Not to be outdone by Christie’s FedEx immigrant tracking system, Wisconsin governor Scott Walker—who used to be a pro-immigrant conservative before he became an anti-immigrant nativist—has made the ludicrous claim that building a border wall between the U.S. and Canada is a “legitimate” idea. He also made the unsubstantiated assertion that “Islamic extremists” are flooding the U.S. Mexico border.
Putting aside for the moment that for most of the year much of the 5,525 mile U.S. Canadian border is a frozen mass of snow and ice, there is little evidence that hordes of Canadians (or anyone else) are illegally sneaking over the border. But even if there was, why stop at building the wall at the northern border? If it’s true that about 40 percent of the undocumented immigrant population arrived in the U.S. legally on visas but overstayed, as Chris Christie claimed in New Hampshire over the weekend, then many of the undocumented immigrants probably arrived on airplanes. So why not build walls around our airports too? It might put a crimp in the take-off and landing part of U.S. and international aviation, but it’s sure to keep out illegal immigrants—along with business people, investors, entrepreneurs, artists, scientists and anyone else who adds to the fabric of our nation.
It would be unfair to leave out Louisiana Governor Bobby Jindal, who was on ABC’s “This Week” on Sunday insisting that “immigrants come here legally, learn English, adopt our values, roll up our sleeves and get to work.” When asked what he meant by “adopt our values” Jindal pointed to the example of immigrants in Europe who do not integrate into the cultures of their adopted countries. Jindal—who is a U.S. citizen because of birthright citizenship but now opposes birthright citizenship—didn’t mention that unlike the U.S. many of those countries do not have birthright citizenship and, therefore, many immigrants to Europe are not able to fully integrate into the cultures of their adopted countries.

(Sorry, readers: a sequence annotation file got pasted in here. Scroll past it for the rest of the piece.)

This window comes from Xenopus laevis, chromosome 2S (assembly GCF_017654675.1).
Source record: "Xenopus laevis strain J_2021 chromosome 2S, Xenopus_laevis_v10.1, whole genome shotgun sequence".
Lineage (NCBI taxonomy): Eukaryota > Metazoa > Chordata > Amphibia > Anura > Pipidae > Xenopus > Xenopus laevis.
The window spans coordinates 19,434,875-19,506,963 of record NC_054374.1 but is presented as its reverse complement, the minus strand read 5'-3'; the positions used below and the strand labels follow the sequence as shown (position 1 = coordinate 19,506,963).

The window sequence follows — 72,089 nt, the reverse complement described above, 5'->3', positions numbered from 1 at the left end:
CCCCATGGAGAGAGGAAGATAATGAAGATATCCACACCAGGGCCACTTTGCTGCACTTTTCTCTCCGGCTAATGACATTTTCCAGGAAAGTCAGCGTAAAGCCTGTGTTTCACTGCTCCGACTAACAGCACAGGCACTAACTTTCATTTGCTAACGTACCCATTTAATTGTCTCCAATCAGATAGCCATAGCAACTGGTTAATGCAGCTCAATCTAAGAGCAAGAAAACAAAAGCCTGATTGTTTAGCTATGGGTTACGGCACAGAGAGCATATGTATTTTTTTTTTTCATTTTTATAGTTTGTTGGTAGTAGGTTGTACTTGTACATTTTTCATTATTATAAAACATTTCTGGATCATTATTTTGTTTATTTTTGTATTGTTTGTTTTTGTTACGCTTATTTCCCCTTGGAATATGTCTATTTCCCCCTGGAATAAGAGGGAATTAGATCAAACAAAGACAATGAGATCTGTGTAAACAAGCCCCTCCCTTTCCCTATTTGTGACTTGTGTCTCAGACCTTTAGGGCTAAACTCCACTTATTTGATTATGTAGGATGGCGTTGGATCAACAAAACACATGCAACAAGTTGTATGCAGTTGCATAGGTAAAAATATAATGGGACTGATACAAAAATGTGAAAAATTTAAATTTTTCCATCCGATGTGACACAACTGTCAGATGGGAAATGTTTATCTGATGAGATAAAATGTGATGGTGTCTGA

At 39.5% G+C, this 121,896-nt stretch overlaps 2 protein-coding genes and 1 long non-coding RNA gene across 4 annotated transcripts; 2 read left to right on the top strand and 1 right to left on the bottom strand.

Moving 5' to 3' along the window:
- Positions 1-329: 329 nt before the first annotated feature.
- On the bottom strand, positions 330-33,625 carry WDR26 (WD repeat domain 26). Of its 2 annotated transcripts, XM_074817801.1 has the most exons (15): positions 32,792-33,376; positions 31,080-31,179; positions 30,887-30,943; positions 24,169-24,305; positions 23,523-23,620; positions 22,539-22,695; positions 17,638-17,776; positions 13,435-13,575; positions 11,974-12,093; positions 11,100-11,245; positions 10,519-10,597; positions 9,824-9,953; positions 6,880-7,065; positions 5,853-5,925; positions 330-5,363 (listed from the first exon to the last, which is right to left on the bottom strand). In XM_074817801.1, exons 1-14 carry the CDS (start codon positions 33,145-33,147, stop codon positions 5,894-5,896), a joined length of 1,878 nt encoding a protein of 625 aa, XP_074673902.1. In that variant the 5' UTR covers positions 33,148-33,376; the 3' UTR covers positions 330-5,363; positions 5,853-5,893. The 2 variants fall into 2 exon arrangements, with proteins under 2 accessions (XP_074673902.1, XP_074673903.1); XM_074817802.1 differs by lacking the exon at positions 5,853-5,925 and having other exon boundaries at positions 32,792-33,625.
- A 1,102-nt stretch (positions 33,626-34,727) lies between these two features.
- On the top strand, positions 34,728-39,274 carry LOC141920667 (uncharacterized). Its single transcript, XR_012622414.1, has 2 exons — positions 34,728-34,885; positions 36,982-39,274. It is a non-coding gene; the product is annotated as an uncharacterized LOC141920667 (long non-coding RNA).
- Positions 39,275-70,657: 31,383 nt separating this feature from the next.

Jindal also failed to point that American law already requires that immigrants learn to speak, read and write English to become citizens. Aspiring Americans are also tested on their knowledge of U.S. history and government. Maybe politicians like Jindal should also be required to take the citizenship test before they can run for president. The first question is “What is the supreme law of the land? The answer is “the Constitution.” The test might prove to be a more efficient way to narrow the field of presidential contenders.
Nothing that’s been proposed by Trump or those who try and mimic him will do anything to build a safe, orderly and fair immigration system. Whether it’s building a wall, mass deportation, eviscerating birthright citizenship, attacking DREAMers or tracking people like packages, none of the anti-immigrant proposals put out by Trump or the other GOP candidates will solve the problem of 11 million undocumented people living in the U.S., working hard, paying taxes and raising children. Nor will anything Trump or his GOP rivals have proposed fix the broken visa system so that it meets the needs of American business, creates American jobs, and keeps America globally competitive.
At some point Trump may have to answer for his hateful rhetoric and preposterous immigration policy proposals. But unless someone in the GOP finds the guts to forcefully stand up to his demagoguery rather than follow his lead, the Republican Party risks being branded the Party of Trump for years to come.
David Leopold practices immigration law in Cleveland. He is past president of the American Immigration Lawyers Association.